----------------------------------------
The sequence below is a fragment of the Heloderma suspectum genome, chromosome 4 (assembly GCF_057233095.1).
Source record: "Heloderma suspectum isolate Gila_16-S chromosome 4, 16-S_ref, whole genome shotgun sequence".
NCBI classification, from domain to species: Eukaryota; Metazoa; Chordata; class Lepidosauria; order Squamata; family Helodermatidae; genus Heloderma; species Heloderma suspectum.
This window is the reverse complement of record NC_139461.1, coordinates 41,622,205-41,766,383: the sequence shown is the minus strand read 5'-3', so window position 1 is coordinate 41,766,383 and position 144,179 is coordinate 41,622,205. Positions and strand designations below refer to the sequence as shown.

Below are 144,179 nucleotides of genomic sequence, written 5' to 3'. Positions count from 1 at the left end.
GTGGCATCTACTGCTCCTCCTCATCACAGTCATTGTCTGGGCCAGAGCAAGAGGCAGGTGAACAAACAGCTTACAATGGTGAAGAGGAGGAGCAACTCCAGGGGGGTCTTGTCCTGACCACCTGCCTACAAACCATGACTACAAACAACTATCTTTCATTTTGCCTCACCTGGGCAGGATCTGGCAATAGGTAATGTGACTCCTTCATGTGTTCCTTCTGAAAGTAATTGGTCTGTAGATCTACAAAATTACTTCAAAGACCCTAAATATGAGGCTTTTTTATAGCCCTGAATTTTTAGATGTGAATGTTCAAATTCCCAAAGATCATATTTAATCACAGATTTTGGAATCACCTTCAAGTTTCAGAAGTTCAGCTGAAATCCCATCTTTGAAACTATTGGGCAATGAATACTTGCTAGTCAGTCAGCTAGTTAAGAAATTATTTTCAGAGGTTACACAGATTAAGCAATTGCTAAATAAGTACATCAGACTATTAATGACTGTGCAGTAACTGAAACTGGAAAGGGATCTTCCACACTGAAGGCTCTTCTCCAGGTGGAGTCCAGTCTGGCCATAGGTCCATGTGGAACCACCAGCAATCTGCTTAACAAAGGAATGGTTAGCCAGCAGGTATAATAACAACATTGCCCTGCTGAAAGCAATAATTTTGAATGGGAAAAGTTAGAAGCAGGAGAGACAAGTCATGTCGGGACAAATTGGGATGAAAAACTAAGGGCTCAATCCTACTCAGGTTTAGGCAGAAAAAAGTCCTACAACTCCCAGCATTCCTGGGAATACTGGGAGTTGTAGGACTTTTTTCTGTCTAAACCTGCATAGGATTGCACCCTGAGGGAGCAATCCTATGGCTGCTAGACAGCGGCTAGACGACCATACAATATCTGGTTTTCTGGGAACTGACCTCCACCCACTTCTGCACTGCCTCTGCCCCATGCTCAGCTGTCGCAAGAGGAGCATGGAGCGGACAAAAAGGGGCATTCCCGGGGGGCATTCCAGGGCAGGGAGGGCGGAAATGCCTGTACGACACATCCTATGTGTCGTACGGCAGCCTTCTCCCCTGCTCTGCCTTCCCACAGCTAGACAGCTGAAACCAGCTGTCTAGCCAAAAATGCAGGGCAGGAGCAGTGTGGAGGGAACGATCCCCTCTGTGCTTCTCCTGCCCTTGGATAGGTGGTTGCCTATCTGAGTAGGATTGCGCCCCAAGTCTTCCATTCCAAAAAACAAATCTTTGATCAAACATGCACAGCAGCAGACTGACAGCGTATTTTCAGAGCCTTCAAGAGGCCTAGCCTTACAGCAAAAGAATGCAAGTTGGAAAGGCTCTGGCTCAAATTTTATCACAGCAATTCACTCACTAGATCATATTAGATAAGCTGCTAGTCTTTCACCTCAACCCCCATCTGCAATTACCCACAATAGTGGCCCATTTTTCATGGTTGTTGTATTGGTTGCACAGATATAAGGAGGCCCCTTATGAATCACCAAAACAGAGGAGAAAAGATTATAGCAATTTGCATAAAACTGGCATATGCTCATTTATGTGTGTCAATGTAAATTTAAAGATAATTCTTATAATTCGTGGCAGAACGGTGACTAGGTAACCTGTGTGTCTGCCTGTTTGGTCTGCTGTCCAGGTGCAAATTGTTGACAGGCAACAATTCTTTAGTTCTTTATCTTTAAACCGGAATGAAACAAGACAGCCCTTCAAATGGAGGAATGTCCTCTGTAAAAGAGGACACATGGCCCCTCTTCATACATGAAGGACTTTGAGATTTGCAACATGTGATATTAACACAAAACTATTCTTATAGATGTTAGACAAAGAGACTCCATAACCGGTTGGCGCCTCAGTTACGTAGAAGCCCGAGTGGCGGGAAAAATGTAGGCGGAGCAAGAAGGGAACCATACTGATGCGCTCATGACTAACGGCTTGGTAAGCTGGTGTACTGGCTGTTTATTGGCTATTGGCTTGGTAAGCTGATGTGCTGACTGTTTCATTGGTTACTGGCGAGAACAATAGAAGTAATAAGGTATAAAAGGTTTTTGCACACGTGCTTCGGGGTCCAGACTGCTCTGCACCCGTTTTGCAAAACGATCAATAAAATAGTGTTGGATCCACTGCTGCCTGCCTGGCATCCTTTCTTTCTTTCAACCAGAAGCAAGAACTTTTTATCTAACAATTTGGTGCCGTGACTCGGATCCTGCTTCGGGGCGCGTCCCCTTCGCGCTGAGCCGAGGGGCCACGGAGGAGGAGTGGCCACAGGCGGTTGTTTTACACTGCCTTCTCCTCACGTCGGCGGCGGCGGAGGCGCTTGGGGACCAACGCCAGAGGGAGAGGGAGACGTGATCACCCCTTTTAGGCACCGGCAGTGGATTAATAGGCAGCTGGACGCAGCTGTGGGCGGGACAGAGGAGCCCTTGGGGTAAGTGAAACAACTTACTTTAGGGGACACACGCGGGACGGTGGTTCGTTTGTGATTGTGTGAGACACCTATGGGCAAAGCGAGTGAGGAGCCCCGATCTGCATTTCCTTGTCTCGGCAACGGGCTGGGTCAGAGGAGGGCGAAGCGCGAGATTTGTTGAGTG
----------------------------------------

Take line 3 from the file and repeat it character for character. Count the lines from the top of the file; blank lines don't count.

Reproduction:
NCBI classification, from domain to species: Eukaryota; Metazoa; Chordata; class Lepidosauria; order Squamata; family Helodermatidae; genus Heloderma; species Heloderma suspectum.